Lincoln’s Corporate Proclamation

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Abraham Lincoln memorial

Until its demise in 2006, the oldest surviving company was Kongo Gumi, a Japanese temple builder founded in 578 AD.  Corporations have been around for a long time.  The word “corporation” derives from corpus in Latin, meaning “body” or “body of people.”  While the most basic forms of corporate entities date back to the Roman Empire, the modern equivalent began to surface in 1600, with the founding of the British East India Company.  Corporations of this era of mercantilism received royal charters to have a monopoly on trade to a particular region.

The East India Company grew from a tiny operation run out of the house of its governor, Sir Thomas Smythe, to a global powerhouse for more than 250 years, dominating trade to Asia.  With a private army larger than many nations (200,000 men), the EIC conquered Bengal (part of modern day India), ruling over 90MM Indians and controlled the opium trade to China.

Less than a year before his death in 1865 and ten years before the dissolution of the East India Company, Abraham Lincoln wrote in a letter to Col. William F. Elkins:

“I see in the near future a crisis approaching that unnerves me and causes me to tremble for the safety of my country… corporations have been enthroned and an era of corruption in high places will follow, and the money power of the country will endeavor to prolong its reign by working upon the prejudices of the people until all wealth is aggregated in a few hands and the Republic is destroyed.”

Just six years later, America would enter its famous Gilded Age in which the infamous Robber Barons like J.P. Morgan, Andrew Carnegie and John D. Rockefeller would fulfill our sixteenth president’s prediction.  Lincoln’s words seem all too true even now, some 150 years later when 63% of the top 175 economic entities in 2011 were corporations.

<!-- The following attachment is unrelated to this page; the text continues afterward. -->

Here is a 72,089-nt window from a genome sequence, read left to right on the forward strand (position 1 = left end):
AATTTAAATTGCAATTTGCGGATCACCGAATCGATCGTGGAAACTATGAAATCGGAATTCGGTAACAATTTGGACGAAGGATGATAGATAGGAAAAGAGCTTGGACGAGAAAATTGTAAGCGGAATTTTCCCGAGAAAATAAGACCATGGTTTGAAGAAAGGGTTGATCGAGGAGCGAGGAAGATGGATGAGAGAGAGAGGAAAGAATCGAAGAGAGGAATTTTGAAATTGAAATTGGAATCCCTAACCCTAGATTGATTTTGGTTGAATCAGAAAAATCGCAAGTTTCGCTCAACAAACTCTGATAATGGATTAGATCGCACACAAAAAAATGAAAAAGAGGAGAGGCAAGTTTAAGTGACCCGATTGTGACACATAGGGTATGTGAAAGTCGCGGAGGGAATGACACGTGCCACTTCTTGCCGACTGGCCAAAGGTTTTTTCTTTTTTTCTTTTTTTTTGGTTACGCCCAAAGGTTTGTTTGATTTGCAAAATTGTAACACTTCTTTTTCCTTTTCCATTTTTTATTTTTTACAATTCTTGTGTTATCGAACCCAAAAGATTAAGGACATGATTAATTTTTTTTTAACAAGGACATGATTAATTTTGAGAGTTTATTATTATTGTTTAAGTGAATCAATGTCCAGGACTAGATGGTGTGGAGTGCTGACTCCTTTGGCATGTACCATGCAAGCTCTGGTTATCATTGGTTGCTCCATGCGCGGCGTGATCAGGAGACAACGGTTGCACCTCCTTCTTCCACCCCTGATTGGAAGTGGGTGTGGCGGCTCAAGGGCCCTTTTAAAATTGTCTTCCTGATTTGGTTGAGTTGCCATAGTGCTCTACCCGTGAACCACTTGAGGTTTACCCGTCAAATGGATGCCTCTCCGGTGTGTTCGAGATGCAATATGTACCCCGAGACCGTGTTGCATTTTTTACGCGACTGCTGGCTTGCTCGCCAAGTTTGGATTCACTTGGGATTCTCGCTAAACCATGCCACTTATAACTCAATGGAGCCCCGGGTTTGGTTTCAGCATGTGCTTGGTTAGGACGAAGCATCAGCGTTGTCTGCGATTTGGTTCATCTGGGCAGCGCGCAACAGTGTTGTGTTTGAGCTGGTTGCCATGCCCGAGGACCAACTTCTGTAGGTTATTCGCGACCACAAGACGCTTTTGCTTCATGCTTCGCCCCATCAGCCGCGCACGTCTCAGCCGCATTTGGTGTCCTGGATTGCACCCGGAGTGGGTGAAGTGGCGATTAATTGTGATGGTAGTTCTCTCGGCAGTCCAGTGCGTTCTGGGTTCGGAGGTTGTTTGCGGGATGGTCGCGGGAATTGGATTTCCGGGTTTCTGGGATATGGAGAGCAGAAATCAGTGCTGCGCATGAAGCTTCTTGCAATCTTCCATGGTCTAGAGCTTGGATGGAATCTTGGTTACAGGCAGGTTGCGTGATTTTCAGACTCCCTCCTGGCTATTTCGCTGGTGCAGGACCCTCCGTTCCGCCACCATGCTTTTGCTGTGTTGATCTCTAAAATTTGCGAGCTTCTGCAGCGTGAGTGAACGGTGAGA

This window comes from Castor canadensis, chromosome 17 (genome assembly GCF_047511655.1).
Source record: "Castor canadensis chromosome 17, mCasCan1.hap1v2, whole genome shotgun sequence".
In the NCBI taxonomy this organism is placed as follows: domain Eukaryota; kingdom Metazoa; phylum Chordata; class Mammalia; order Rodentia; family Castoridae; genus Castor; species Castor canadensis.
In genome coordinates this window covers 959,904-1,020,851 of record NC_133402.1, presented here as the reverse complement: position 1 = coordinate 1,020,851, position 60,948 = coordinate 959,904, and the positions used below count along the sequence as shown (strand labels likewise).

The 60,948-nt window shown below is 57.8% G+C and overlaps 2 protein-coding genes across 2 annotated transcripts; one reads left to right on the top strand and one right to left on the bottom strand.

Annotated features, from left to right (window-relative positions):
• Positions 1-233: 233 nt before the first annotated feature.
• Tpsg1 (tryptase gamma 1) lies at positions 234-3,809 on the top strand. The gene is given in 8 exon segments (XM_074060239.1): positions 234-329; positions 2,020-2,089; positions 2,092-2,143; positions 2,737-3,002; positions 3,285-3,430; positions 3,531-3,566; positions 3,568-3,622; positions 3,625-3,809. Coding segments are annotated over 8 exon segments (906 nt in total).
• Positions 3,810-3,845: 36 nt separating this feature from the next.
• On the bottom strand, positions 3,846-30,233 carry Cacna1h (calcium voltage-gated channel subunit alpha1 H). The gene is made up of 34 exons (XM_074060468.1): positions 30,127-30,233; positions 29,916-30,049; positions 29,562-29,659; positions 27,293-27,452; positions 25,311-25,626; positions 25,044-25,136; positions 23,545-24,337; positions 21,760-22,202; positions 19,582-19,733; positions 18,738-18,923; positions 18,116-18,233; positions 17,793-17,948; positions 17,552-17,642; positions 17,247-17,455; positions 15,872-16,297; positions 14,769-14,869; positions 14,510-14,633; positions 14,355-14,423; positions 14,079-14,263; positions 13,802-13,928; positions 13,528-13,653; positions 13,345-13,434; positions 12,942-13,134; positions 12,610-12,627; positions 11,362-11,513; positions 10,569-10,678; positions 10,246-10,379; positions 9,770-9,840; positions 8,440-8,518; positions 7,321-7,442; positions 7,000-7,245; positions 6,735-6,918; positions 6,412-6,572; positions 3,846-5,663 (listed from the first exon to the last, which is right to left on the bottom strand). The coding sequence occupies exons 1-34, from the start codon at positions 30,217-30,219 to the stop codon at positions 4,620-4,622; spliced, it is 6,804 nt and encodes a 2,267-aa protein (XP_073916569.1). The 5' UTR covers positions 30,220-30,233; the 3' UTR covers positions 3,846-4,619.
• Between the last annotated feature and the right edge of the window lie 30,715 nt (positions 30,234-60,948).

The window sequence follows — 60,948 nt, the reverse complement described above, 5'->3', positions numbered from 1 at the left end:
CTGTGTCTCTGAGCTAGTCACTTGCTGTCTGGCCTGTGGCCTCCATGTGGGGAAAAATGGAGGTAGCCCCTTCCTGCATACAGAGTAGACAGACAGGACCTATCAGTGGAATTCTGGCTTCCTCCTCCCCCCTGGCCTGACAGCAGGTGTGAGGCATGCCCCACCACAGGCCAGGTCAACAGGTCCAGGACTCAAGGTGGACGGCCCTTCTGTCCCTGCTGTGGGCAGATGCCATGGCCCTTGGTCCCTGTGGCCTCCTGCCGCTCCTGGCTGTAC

Corporations in and of themselves are neither good nor bad.  Their direction falls upon the shoulders of the men and women that stand at the helm.  New management can easily erase all semblances of the old order and chart a new course.  For this reason, it is critically important to attract likeminded investors, board members and employees who share the purpose and values of the founders.

I wonder if the quarter vision that plagues corporations today will exacerbate the decline of some of our oldest and strongest companies.  In a study published in the Journal of Accounting and Economics, Graham, Harvey, and Rajgopal found:

“The majority of managers would avoid initiating a positive NPV [net present value] project if it meant falling short of the current quarter’s consensus earnings. Similarly, more than three-fourths of the surveyed executives would give up economic value in exchange for smooth earnings.”

It is not hard to speculate that this type of behavior runs contrary to the planning needed to match Kongo Gumi’s 1,400 year run or even the East India Company’s 250 year existence.

Photo Credit: Gage Skidmore

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